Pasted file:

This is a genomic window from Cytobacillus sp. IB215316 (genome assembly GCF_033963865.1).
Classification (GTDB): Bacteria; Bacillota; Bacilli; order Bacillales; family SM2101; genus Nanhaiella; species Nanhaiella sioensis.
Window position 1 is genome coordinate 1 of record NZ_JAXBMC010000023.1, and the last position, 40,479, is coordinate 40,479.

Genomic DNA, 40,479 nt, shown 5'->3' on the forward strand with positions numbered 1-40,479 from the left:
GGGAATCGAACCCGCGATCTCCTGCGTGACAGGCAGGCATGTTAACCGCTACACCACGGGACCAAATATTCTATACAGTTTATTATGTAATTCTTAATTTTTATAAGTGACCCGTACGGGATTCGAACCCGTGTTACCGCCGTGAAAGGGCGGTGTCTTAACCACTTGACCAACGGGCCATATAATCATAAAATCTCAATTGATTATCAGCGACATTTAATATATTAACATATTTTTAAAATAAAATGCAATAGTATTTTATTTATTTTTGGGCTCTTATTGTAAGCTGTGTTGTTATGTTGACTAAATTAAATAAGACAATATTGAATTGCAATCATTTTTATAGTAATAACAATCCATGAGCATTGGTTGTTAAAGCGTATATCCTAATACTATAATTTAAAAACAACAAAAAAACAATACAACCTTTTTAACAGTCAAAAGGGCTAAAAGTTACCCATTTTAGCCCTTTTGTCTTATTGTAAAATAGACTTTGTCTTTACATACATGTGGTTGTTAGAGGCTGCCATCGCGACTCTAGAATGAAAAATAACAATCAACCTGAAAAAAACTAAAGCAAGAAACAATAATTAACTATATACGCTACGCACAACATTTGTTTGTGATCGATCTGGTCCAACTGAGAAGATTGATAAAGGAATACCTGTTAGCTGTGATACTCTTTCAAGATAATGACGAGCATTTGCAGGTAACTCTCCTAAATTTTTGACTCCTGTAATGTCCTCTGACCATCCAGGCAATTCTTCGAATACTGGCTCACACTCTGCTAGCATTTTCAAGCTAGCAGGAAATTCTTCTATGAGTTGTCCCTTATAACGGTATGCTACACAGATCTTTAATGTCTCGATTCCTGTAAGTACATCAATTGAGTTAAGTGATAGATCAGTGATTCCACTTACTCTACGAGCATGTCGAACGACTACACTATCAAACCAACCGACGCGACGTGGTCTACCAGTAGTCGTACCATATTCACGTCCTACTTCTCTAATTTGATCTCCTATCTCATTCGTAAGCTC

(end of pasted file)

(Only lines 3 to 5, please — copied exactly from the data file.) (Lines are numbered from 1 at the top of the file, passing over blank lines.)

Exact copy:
Window position 1 is genome coordinate 1 of record NZ_JAXBMC010000023.1, and the last position, 40,479, is coordinate 40,479.

Genomic DNA, 40,479 nt, shown 5'->3' on the forward strand with positions numbered 1-40,479 from the left:
GGGAATCGAACCCGCGATCTCCTGCGTGACAGGCAGGCATGTTAACCGCTACACCACGGGACCAAATATTCTATACAGTTTATTATGTAATTCTTAATTTTTATAAGTGACCCGTACGGGATTCGAACCCGTGTTACCGCCGTGAAAGGGCGGTGTCTTAACCACTTGACCAACGGGCCATATAATCATAAAATCTCAATTGATTATCAGCGACATTTAATATATTAACATATTTTTAAAATAAAATGCAATAGTATTTTATTTATTTTTGGGCTCTTATTGTAAGCTGTGTTGTTATGTTGACTAAATTAAATAAGACAATATTGAATTGCAATCATTTTTATAGTAATAACAATCCATGAGCATTGGTTGTTAAAGCGTATATCCTAATACTATAATTTAAAAACAACAAAAAAACAATACAACCTTTTTAACAGTCAAAAGGGCTAAAAGTTACCCATTTTAGCCCTTTTGTCTTATTGTAAAATAGACTTTGTCTTTACATACATGTGGTTGTTAGAGGCTGCCATCGCGACTCTAGAATGAAAAATAACAATCAACCTGAAAAAAACTAAAGCAAGAAACAATAATTAACTATATACGCTACGCACAACATTTGTTTGTGATCGATCTGGTCCAACTGAGAAGATTGATAAAGGAATACCTGTTAGCTGTGATACTCTTTCAAGATAATGACGAGCATTTGCAGGTAACTCTCCTAAATTTTTGACTCCTGTAATGTCCTCTGACCATCCAGGCAATTCTTCGAATACTGGCTCACACTCTGCTAGCATTTTCAAGCTAGCAGGAAATTCTTCTATGAGTTGTCCCTTATAACGGTATGCTACACAGATCTTTAATGTCTCGATTCCTGTAAGTACATCAATTGAGTTAAGTGATAGATCAGTGATTCCACTTACTCTACGAGCATGTCGAACGACTACACTATCAAACCAACCGACGCGACGTGGTCTACCAGTAGTCGTACCATATTCACGTCCTACTTCTCTAATTTGATCTCCTATCTCATTCGTAAGCTC